I got another one of those phone calls the other day. I pick up, and the guy on the other end tells me he has a 2-year-old dog who is “sometimes” aggressive.
I tell him he has a “sometimes” problem.
But the problem with a sometimes problem is that it’s easy to forget you have a real problem — or to pretend you don’t. And you do.
Aggression — sometimes or all the time — is a real problem.
The guy on the phone wasn’t done.
He tells me he started bringing his dog to the office every day, hoping to use his employees to socialize his pooch.
Instead of a socialized dog, he ended up with a territorial dog. Territorial and aggressive.
Within the United States Department of Labor lies a division called OSHA. Created in 1970 with the passage of the Occupational Safety and Health Act, the Occupational Safety and Health Administration exists “to assure safe and healthful working conditions for working men and women by setting and enforcing standards and by providing training, outreach, education and assistance.”
“Safe conditions” includes not treating your employees like caged bait for the purpose of curing your dog’s aggression. There is a very real potential for liability here.
While dog aggression is a serious problem, dealing with it nevertheless boils down to the two steps involved in finding solutions to any problem: 1) Recognize it; 2) do something about it.
But dog aggression is often complicated by our resistance as dog owners to step 1.
A woman called me recently saying her dog attacked another dog. I told her she has an aggressive dog. She said, “No, he’s my baby. He just didn’t like that other dog.”
If we can’t get to step 1, we’ll never get to step 2.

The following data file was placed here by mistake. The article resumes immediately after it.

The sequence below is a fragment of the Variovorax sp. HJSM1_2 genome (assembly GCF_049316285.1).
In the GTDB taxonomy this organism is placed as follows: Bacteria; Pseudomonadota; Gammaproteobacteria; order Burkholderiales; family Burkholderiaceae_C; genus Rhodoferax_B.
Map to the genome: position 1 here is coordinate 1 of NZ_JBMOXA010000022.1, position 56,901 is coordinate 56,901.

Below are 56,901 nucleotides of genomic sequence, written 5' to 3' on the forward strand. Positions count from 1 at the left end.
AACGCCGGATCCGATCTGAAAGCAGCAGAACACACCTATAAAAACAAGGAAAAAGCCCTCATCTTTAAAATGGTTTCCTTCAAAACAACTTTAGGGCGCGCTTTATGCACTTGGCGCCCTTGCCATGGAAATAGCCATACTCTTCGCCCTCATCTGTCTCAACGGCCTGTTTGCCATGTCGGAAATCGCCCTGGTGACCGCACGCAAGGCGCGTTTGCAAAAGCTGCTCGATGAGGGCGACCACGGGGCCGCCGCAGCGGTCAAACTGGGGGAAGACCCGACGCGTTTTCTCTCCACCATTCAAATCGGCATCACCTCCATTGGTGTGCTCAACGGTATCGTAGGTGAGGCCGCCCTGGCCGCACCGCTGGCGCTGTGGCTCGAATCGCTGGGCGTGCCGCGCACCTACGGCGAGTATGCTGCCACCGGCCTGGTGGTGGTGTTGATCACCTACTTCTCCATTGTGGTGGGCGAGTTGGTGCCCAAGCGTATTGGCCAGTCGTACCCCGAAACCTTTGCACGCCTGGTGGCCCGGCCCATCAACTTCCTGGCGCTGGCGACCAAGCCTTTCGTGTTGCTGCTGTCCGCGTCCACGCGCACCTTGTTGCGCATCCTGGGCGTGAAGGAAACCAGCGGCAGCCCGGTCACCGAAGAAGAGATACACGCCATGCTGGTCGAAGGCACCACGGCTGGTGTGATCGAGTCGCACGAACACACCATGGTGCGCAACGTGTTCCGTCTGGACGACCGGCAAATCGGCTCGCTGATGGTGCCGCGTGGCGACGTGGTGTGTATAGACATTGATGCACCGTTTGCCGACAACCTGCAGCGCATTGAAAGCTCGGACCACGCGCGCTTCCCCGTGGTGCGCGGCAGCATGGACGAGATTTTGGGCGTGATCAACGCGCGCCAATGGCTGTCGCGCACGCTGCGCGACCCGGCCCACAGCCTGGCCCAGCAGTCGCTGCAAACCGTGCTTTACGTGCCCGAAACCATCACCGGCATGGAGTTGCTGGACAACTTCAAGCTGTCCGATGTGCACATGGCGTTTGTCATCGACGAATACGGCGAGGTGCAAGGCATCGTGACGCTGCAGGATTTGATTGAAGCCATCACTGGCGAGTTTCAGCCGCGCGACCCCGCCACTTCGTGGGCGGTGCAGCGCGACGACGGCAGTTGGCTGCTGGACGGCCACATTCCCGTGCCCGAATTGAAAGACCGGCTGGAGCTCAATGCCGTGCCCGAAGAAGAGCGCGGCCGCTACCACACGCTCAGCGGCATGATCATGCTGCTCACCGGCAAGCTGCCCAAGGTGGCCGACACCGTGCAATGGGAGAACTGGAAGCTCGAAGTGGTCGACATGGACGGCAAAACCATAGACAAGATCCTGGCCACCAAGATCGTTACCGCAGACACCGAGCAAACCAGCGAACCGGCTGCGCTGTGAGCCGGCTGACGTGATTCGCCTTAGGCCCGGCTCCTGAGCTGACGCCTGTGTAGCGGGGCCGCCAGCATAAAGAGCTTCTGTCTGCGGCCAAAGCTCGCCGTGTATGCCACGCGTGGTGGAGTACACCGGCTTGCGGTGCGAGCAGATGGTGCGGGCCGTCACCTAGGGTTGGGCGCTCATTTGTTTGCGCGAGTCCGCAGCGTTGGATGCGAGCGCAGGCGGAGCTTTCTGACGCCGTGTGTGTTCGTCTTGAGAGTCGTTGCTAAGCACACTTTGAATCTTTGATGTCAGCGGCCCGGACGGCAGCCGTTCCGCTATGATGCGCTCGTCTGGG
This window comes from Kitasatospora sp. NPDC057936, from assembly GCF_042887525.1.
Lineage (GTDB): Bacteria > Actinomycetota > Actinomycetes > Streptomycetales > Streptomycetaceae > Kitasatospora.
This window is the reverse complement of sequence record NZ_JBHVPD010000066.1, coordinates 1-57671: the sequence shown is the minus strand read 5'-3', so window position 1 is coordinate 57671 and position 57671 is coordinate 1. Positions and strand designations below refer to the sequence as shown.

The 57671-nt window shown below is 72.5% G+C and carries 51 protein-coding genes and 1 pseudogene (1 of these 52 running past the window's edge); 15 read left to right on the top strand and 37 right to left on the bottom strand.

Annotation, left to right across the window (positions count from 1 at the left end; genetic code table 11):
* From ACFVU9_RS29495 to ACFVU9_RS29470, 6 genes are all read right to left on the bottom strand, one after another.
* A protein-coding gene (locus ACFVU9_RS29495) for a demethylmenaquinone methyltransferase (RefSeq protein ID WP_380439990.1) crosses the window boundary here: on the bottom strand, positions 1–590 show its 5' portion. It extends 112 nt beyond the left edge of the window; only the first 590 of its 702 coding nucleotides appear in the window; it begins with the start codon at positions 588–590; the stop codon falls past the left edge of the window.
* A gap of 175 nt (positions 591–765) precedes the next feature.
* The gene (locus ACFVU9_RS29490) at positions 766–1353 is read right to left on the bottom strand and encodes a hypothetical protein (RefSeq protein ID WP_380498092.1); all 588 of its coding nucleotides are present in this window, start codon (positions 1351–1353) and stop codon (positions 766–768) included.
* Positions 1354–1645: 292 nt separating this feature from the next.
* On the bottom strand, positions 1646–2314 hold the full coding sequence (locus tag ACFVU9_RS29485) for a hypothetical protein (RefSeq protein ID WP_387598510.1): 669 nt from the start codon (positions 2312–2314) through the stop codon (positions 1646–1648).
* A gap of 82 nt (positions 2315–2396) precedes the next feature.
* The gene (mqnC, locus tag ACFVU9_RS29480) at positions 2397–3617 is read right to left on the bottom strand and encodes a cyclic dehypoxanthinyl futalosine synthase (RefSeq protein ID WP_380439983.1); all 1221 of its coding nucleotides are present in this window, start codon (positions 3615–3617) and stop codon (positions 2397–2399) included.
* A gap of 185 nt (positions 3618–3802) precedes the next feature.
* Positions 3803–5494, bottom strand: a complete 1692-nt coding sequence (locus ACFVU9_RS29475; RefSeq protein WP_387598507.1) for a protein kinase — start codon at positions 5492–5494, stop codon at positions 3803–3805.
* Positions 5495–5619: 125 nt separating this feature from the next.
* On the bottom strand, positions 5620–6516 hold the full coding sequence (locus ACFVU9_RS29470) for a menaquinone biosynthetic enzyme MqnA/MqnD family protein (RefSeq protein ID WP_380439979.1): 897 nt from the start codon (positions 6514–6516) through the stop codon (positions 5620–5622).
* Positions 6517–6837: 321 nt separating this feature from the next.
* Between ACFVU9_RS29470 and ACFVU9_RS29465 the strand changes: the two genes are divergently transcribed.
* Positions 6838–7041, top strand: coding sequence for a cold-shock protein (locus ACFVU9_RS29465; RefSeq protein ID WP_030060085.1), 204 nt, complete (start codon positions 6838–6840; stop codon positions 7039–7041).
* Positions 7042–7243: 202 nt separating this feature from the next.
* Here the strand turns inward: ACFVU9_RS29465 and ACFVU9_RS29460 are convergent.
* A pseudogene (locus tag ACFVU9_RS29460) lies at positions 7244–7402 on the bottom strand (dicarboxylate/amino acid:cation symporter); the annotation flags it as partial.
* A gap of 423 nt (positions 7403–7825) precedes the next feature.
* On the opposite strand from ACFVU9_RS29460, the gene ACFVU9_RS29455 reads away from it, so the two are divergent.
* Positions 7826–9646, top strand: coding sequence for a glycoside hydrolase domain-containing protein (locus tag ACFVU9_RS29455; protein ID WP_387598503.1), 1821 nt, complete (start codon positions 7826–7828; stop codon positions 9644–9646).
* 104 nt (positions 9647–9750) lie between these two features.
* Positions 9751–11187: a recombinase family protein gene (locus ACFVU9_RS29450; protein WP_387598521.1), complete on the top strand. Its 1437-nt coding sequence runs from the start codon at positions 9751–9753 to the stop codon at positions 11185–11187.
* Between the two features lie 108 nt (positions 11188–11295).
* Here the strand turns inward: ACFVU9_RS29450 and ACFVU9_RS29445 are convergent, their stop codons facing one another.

Having an aggressive dog isn’t the end of the world. It doesn’t mean you’re a bad person. It doesn’t mean you have a bad dog. It just means you have to pay attention, you have to be honest, and you have to take precautions when it comes to your dog.
In order to recognize your dog’s behavior as aggressive, it might help to understand the different types of aggression:
• human aggression
• dog (or other animals) aggression
• fear-based aggression
• dominance-based aggression
• food and resource aggression (the guarding of food, food bowls, toys, bones, treats, etc.)
• territorial aggression (the guarding of territory, which could be your home, your car, your office, a doghouse, a dog bed, a couch, a bed, a hotel room or even you if your dog somehow got the idea that he owns you).
It also helps to know what aggressive behavior looks like:
• curled lip, bared teeth
These are clear warning signs that a dog is miffed or freaked out and might bite or attack.
Subtler signs exist, as well: a stiff tail, an unblinking stare, a frozen stance, raised hackles, a wagging tail that isn’t relaxed, even the licking of the lips. These behaviors could indicate an impending act of aggression, or they could be triggered by something else. The subtlety of canine messages is a good reason to bring in a professional if your dog’s behavior involves any of the bullet points above.
An aggressive dog is a problem. But there are many possible solutions. So much depends on the specific behaviors and the specific circumstances. So don’t bury your head in the sand. And don’t get rid of the dog. Get help to get rid of the problem.
Dog trainer Matthew “Uncle Matty” Margolis is co-author of 18 books about dogs, a behaviorist, a popular radio and television guest, and host of the PBS series “WOOF! It’s a Dog’s Life!” Read all of Uncle Matty’s columns at www.creators.com, and visit him at www.unclematty.com. Send your questions to firstname.lastname@example.org or by mail to Uncle Matty at P.O. Box 3300, Diamond Springs, CA 95619.
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